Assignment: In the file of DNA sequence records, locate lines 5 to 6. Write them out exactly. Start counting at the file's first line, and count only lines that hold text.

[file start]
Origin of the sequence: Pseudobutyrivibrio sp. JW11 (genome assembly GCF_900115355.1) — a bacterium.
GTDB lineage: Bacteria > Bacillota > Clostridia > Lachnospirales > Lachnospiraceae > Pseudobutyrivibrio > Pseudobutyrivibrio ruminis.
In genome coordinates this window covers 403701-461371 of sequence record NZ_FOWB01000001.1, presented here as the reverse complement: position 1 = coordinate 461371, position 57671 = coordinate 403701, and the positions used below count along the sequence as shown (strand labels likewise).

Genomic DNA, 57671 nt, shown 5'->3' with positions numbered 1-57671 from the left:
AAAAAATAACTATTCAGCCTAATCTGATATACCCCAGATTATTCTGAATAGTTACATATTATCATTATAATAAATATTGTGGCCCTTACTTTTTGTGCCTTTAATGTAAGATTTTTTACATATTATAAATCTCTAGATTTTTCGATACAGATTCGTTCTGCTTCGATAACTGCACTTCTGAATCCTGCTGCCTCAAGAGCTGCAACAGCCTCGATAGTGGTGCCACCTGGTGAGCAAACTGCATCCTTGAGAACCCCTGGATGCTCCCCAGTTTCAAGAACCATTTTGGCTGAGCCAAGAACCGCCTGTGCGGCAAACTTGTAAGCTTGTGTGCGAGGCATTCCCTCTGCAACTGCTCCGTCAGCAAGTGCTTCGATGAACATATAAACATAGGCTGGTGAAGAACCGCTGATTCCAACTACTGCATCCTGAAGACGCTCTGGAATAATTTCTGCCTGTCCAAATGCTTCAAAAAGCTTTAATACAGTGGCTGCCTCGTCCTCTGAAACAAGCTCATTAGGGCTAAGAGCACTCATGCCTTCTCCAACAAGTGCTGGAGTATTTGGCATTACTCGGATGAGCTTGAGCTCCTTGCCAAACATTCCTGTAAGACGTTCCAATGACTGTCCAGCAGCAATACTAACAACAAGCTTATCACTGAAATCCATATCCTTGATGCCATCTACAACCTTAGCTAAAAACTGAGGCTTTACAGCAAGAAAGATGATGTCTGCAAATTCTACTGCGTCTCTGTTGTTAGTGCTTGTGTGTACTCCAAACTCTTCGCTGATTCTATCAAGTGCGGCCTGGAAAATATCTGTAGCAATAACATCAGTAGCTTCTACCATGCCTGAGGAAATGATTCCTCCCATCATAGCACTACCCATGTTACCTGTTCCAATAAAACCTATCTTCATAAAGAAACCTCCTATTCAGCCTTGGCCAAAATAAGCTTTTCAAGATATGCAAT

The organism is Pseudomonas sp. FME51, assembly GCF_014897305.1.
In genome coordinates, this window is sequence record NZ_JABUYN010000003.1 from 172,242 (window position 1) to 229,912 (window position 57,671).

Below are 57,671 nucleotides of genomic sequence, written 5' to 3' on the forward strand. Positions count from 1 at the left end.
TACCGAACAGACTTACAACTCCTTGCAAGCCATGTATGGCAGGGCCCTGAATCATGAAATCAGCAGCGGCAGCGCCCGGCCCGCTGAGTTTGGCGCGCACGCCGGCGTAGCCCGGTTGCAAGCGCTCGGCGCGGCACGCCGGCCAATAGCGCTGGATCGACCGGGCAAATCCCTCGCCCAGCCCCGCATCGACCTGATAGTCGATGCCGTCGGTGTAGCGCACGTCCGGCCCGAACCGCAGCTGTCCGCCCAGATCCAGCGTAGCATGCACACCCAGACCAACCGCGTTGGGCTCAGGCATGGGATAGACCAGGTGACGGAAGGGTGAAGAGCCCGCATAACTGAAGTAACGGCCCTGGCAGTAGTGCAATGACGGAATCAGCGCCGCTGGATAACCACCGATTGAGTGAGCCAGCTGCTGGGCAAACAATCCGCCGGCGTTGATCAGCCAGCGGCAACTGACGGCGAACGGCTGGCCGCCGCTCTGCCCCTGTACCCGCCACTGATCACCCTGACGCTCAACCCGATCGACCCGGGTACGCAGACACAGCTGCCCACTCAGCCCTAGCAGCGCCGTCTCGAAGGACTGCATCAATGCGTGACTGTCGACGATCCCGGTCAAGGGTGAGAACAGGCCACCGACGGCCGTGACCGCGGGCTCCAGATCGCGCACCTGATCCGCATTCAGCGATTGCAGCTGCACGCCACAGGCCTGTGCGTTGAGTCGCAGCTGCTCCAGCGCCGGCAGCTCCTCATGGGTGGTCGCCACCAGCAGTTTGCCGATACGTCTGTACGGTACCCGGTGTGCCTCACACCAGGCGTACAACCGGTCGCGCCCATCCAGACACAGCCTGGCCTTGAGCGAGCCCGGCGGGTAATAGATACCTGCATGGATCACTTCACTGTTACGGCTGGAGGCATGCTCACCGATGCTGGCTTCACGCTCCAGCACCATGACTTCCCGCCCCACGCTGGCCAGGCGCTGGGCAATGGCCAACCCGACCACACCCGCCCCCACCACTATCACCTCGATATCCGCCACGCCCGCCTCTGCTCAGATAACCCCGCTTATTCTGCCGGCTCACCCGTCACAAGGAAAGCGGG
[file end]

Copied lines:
AAAAAATAACTATTCAGCCTAATCTGATATACCCCAGATTATTCTGAATAGTTACATATTATCATTATAATAAATATTGTGGCCCTTACTTTTTGTGCCTTTAATGTAAGATTTTTTACATATTATAAATCTCTAGATTTTTCGATACAGATTCGTTCTGCTTCGATAACTGCACTTCTGAATCCTGCTGCCTCAAGAGCTGCAACAGCCTCGATAGTGGTGCCACCTGGTGAGCAAACTGCATCCTTGAGAACCCCTGGATGCTCCCCAGTTTCAAGAACCATTTTGGCTGAGCCAAGAACCGCCTGTGCGGCAAACTTGTAAGCTTGTGTGCGAGGCATTCCCTCTGCAACTGCTCCGTCAGCAAGTGCTTCGATGAACATATAAACATAGGCTGGTGAAGAACCGCTGATTCCAACTACTGCATCCTGAAGACGCTCTGGAATAATTTCTGCCTGTCCAAATGCTTCAAAAAGCTTTAATACAGTGGCTGCCTCGTCCTCTGAAACAAGCTCATTAGGGCTAAGAGCACTCATGCCTTCTCCAACAAGTGCTGGAGTATTTGGCATTACTCGGATGAGCTTGAGCTCCTTGCCAAACATTCCTGTAAGACGTTCCAATGACTGTCCAGCAGCAATACTAACAACAAGCTTATCACTGAAATCCATATCCTTGATGCCATCTACAACCTTAGCTAAAAACTGAGGCTTTACAGCAAGAAAGATGATGTCTGCAAATTCTACTGCGTCTCTGTTGTTAGTGCTTGTGTGTACTCCAAACTCTTCGCTGATTCTATCAAGTGCGGCCTGGAAAATATCTGTAGCAATAACATCAGTAGCTTCTACCATGCCTGAGGAAATGATTCCTCCCATCATAGCACTACCCATGTTACCTGTTCCAATAAAACCTATCTTCATAAAGAAACCTCCTATTCAGCCTTGGCCAAAATAAGCTTTTCAAGATATGCAAT

The organism is Pseudomonas sp. FME51, assembly GCF_014897305.1.